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Sun, Apr 22, 2007

Rare WWI-Era DeHavilland DH9 Bomber Restored

Found Rotting In Elephant Stable Of Maharajah's Palace

What's worse than Miss Scarlet in the Library with the Knife? Perhaps it's a rare DeHavilland DH9 in the elephant stable of the palace.

Discovered rotting in the aforementioned palace of the Maharajah of Bikaner's elephant stable in India, the de Havilland has been restored by Guy Black and now sits in all its former glory at London's Imperial War Museum.

The biplane is the only one in Britain and one of the six in the world, a museum official said.

According to Black, an airplane restorer, "It was a phenomenal find, like discovering gold."

The improbable discovery was made by a British backpacker, who photographed a cannibalized DH9 in a new museum at the palace of Bikaner in Rajasthan 12 years ago, according to Zee News.

On his return to Britain, the photographer circulated his photograph, and Black, who runs Aero Vintage, a specialist restoration company, heard about it.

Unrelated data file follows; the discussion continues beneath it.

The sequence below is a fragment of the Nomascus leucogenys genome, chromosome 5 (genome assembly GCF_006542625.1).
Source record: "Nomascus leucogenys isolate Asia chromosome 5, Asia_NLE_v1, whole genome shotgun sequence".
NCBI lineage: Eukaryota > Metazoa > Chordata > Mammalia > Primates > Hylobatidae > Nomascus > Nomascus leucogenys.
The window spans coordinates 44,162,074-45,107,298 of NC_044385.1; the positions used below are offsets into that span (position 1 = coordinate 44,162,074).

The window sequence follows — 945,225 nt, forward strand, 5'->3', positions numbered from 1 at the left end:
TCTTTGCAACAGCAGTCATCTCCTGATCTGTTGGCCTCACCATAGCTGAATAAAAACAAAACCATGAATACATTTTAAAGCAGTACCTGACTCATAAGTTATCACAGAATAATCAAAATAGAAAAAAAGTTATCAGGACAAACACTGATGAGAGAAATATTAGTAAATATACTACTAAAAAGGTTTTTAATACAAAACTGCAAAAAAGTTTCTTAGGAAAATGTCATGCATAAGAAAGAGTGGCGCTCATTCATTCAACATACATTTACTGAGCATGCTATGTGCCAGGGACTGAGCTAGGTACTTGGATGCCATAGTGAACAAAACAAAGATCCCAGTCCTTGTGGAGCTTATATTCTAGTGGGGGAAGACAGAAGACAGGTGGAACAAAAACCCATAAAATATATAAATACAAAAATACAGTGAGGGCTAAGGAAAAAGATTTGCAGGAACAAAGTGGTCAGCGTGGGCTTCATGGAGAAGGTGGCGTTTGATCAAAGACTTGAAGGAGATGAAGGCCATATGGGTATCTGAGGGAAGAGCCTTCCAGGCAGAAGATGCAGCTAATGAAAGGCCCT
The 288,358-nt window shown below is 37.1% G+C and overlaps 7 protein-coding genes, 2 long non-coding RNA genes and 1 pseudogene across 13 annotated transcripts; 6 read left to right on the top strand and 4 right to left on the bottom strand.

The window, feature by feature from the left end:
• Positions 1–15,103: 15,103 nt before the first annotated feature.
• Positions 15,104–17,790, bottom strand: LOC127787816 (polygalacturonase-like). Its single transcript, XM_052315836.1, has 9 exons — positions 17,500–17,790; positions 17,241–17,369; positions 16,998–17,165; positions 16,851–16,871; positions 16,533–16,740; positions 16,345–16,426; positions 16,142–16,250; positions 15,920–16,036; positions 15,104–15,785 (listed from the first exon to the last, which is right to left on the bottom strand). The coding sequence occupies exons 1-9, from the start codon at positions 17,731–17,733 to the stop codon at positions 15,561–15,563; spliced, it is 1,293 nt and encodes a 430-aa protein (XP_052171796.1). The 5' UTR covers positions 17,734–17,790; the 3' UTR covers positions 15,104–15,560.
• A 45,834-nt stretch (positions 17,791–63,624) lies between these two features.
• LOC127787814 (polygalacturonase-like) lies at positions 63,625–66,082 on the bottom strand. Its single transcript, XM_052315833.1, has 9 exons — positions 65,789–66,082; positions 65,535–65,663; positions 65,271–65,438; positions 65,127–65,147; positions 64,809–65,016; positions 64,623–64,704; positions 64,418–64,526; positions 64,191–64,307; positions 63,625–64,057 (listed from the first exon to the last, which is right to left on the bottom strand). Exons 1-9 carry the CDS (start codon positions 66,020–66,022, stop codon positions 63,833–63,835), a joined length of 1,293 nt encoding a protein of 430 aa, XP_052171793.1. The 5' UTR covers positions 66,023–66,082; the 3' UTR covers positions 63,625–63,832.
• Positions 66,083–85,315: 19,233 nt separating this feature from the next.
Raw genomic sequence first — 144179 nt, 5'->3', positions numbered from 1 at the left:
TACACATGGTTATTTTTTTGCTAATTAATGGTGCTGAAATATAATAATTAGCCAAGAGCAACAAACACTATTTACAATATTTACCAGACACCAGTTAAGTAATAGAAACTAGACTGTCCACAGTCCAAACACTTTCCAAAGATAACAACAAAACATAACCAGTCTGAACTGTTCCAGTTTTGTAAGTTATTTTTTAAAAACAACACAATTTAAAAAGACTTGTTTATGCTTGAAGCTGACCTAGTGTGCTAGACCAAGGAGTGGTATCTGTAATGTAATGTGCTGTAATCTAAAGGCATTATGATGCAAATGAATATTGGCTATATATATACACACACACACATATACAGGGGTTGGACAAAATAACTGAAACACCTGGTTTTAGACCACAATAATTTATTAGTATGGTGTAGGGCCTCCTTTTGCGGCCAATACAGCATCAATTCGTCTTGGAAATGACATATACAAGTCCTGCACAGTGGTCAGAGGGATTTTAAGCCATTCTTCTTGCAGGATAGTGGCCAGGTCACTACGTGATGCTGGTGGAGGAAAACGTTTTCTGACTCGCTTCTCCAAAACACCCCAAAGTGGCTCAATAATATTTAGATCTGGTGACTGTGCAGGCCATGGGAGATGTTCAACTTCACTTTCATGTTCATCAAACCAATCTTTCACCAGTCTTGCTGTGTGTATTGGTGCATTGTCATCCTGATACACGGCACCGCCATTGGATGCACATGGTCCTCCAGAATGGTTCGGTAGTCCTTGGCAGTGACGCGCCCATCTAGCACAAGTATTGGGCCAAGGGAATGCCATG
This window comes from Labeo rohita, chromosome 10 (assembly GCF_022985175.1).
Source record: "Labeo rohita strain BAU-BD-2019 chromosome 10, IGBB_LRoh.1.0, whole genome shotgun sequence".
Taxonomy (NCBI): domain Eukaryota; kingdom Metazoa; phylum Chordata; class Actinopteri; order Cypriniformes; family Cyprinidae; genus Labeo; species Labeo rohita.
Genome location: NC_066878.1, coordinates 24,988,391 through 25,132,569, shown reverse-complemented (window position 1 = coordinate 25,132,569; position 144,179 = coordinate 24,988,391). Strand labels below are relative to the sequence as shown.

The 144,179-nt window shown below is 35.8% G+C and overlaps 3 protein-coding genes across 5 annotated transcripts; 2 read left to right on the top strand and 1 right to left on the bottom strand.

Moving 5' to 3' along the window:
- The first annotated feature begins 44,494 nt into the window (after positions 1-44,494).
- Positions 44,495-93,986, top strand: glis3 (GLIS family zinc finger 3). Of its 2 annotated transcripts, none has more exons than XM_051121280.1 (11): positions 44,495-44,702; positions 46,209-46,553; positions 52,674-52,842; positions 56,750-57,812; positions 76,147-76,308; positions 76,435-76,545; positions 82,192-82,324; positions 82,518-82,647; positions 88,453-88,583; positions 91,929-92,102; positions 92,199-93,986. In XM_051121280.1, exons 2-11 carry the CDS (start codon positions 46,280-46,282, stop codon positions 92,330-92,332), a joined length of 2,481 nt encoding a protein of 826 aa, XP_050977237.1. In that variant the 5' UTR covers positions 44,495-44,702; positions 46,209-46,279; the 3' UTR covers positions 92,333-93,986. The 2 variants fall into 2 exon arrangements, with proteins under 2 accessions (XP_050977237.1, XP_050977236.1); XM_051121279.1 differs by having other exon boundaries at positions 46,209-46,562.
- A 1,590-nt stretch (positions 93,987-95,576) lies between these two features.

Three years later he visited the palace, and on making inquiries about the 1918 aircraft, the first British bomber to house bombs in its fuselage, he was told that it did not exist.

Further inquiries led him to the palace's former elephant stables, where, among piles of elephant saddles, was the airframe of the engineless DH9. Along one wall, Black also discovered six DH9 wings and several tailfins.

"I could not believe my eyes. The DH9 was the most manufactured bomber of the First World War -- they made more than 2,000 of them -- but they are as rare as hen's teeth now, and there wasn't a single one in a collection in Britain," said Black.

According to reports by Daily India, the DH9s had been given by Britain to a royal family in India's Rajasthan state in the early 1920s to help establish an air force under the post-war Imperial Gift Scheme.

Black bought two of the rotting hulks, restored one of them, reported the paper, and sold it to the Imperial War Museum for about two million US dollars. The restored plane was unveiled at Duxford, Cambridgeshire, yesterday.

Said Black, "We haven't tried to fly it. I think we probably could but the museum won't allow it."

"I felt immensely proud seeing it being wheeled out at Duxford. You couldn't wipe the smile from my face."

Black hopes to restore the other hulk to make fit for flying in the next two years.

FMI: www.iwm.org.uk, www.cbrnp.com/profiles/quarter1/de-havilland.htm, www.historicaircraftcollection.ltd.uk/home


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